Tourists who frequent Wildwood, NJ are familiar with the extravagant architectural style of the more than 200 hotels and motels. However, many of these tourists and/or first-time visitors are probably unaware of the history behind these unique building designs. While it was not until the 1990's that this architectural style was officially coined "Doo Wop", the designs first emerged during the 1950's. It was in light of the cultural flare of the 1950's that these eye catching building designs were defined. The 1950's post-war era was filled with optimism, increased wealth and leisure, as well as the combined influence of television and automobiles which all expanded enthusiasm and feasibility for travel. Not surprisingly, the popular 1950's and 1960's rhythm and blues music, which is often referred to as "Doo Wop", coincided with the positive outlook of this flourishing culture. While you may be familiar with Doo Wop artists such as Chubby Checker and Billy Haley and the Comets, you are less likely to know that these musical artists performed a number of important events at Wildwood clubs during the prime of their careers. Such events included the introduction of the ever-famous "Twist" at Wildwood's Rainbow Club in 1960, as well as the first performance of Billy Haley and the Comets' hit song, "Rock Around the Clock", which premiered at Wildwood's Hof Brau nightclub. Also, the first national broadcast of Dick Clark's American Bandstand aired from the Starlight Ballroom of the Wildwood Boardwalk. With such attractions and events, in combination with the vitality of the post-war era, Wildwood tourism flourished. As such, businesses needed to one up each other in order to remain popular among the tourists. This led to increasingly flashy buildings and signs, with loud colors and resort-style themes, intent on capturing the attention of visitors and motorists who frequented Wildwood.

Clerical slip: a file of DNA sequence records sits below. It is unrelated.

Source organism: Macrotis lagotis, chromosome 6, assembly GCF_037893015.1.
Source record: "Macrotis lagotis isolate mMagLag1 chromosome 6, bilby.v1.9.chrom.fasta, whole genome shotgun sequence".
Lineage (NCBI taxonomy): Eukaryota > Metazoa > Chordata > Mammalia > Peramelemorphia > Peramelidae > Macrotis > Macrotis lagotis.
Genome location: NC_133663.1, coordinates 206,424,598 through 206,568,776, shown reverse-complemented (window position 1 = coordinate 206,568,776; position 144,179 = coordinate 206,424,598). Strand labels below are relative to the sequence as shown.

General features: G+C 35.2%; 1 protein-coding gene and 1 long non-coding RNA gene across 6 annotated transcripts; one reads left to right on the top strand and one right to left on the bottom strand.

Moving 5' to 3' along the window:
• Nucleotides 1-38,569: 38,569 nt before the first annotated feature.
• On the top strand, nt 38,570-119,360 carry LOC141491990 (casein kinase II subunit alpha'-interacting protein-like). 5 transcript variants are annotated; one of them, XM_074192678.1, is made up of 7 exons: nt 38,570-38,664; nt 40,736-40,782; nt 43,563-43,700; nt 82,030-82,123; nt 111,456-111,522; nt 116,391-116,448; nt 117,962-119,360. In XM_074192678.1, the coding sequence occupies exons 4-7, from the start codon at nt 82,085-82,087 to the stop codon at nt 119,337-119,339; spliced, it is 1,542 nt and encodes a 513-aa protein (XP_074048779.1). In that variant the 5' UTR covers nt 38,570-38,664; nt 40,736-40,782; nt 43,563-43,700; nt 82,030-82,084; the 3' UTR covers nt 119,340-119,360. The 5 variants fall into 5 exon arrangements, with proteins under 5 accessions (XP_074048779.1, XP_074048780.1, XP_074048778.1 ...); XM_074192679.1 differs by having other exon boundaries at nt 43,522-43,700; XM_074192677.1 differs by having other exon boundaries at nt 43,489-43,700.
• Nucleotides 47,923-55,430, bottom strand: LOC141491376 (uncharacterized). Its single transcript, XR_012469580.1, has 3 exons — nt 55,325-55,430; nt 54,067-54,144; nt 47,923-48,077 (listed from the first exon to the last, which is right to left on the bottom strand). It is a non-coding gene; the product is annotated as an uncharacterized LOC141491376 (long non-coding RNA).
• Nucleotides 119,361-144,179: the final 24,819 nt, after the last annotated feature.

With such a rich history, it is hard to imagine the Doo Wop style architecture of Wildwood businesses was neglected for much of the 1970's and 1980's. However, this unique architectural style was once again recognized in the 1990's when the Mid Atlantic Center for the Arts officially used the term "Doo Wop" to describe the unique building styles. In 1997, community leaders of Wildwood founded the Doo Wop Preservation League, which has worked extremely hard at fostering the restoration of Wildwood's Doo Wop architecture. Today visitors can observe the League's efforts, as Wildwood boasts the largest collection of the 1950's "Doo Wop" style buildings, in addition to offering the Doo Wop Museum. The League has also established guidelines for newer high rise districts, including areas such as Diamond Beach, requiring a continuity of this unique architectural style throughout Wildwood. If you are a first time visitor to Wildwood, you are sure to be captured by the bright colors, neon signs, and the one of a kind building designs.